Secure Routers Go Through Ceiling In 2005
A new study from Infonetics Research reported big numbers for secure routers in 2005. While price pressure drove prices down along with overall revenues, the number of units moved climbed 121%.
According to Infonetics numbers, overall revenues were down 3% to 3.3 billion from 2004’s $3.4 billion. They also said overall global demand remained strong, hitting a 14% year-over-year increase.
“Overall the enterprise router market had a good year,” said Matthias Machowinski, directing analyst at Infonetics Research. “Though revenue didn’t quite keep pace with unit shipments, demand is solid. The transition from standard to secure routers is speeding up, with secure router revenue skyrocketing and unit shipments practically tripling in the last year. The underlying fundamentals of the market are strong because companies continue to upgrade their networks and look for platforms that integrate security features, QoS, and support for VoIP.”
Some market highlights included:
Though revenue was down a bit for the year, it was up for the quarter: worldwide enterprise router revenue increased 6% between 3Q05 and 4Q05, to $910 million
Worldwide secure router revenue jumped 121% between 2004 and 2005, from $363 million to over $803 million, and unit shipments nearly tripled
In 2005, Cisco lead the enterprise router market by a wide margin, capturing 81% of worldwide revenue share and 71% unit share
Hauwei remains in second place for secure router unit shipment and revenue market share
Nortel maintains third position for worldwide enterprise router revenue share, a position it has held for six of the last eight quarters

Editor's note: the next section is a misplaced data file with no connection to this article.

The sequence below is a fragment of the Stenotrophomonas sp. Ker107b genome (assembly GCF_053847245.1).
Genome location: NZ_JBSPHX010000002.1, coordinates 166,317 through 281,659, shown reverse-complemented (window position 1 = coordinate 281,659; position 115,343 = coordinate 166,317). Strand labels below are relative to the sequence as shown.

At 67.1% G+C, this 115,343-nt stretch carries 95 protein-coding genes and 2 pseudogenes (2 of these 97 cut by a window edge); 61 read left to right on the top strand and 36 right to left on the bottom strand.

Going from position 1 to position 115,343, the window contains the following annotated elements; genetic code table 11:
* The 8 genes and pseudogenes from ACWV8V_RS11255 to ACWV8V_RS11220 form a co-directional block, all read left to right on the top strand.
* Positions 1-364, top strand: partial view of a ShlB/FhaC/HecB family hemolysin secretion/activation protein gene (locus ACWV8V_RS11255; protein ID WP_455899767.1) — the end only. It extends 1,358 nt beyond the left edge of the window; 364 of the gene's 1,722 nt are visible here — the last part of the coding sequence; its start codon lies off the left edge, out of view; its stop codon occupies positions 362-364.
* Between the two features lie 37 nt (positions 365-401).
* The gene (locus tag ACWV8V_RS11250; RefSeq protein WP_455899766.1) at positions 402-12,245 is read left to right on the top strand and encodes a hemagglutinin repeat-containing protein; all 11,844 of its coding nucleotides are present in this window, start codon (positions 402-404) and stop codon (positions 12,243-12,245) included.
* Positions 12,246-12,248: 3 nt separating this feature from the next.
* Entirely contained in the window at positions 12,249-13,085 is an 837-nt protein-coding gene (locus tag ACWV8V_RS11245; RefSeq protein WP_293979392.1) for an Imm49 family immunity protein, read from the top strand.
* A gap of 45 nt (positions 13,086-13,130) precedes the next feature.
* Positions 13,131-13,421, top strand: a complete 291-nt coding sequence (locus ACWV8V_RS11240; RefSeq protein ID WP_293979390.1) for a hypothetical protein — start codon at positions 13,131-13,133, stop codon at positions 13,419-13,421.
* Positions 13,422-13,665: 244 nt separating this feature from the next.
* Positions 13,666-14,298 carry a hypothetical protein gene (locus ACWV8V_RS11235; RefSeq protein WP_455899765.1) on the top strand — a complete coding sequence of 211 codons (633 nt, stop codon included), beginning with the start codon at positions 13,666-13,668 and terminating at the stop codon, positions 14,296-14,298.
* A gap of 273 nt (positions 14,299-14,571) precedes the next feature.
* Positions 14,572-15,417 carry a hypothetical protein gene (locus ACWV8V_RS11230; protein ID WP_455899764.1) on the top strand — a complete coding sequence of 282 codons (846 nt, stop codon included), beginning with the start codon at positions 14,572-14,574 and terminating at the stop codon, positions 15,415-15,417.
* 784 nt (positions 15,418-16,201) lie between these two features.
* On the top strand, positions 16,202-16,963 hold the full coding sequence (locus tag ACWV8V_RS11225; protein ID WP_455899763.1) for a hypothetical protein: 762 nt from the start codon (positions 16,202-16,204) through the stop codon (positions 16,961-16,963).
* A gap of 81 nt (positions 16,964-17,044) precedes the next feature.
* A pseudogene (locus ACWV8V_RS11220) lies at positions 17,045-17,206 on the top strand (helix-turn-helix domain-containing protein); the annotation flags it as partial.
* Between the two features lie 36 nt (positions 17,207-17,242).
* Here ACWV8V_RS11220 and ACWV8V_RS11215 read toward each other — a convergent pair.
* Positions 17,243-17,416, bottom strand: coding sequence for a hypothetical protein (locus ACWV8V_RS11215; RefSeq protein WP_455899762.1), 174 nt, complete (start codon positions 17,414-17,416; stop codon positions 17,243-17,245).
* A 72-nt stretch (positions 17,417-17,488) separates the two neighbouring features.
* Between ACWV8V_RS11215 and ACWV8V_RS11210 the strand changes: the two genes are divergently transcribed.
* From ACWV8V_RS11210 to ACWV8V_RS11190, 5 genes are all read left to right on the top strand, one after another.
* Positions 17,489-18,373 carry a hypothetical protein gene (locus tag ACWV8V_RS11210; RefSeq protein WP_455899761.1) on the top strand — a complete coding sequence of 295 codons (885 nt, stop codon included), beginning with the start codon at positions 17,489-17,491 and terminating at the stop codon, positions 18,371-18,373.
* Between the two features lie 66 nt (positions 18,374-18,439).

Infonetics also put together their productions for the market in 2009. They predicted strong IP router and carrier Ethernet switch and router sales would kick up the worldwide service provider router and switch market to $10 billion in 2009, up from $7.2 billion in 2005.
“Service providers are clearly moving toward next gen IP networks, and Ethernet plays a strong growing role in that move. It is no surprise that carrier Ethernet switches and routers (CESR) show up big in 4Q05 in our new quarterly report. Providers need carrier-class products; eventually, nearly every service provider IP router will be designed to meet the specifications of CESR products,” said Michael Howard, principal analyst at Infonetics.
Some highlights from those predictions include:
A total of $43.4 billion will be spent on service provider routers and switches worldwide during the five-year period between 2005 and 2009
Core and edge router sales jumped 31% between 2004 and 2005, from $4.0 billion to $5.2 billion
Multiservice switch revenue dropped 5% between 2004 and 2005, from $2.1 billion to $2.0 billion
Carrier Ethernet switch and router revenue totaled $617 million in the fourth quarter
Cisco maintains its strong lead in the service provider router market, with 42% revenue share in 2005, followed by Juniper with 19%, then Nortel and Alcatel
North America’s share of the worldwide service provider router and switch market fell to 37% in 2005, from almost 60% in 2000
John Stith is a staff writer for WebProNews covering technology and business.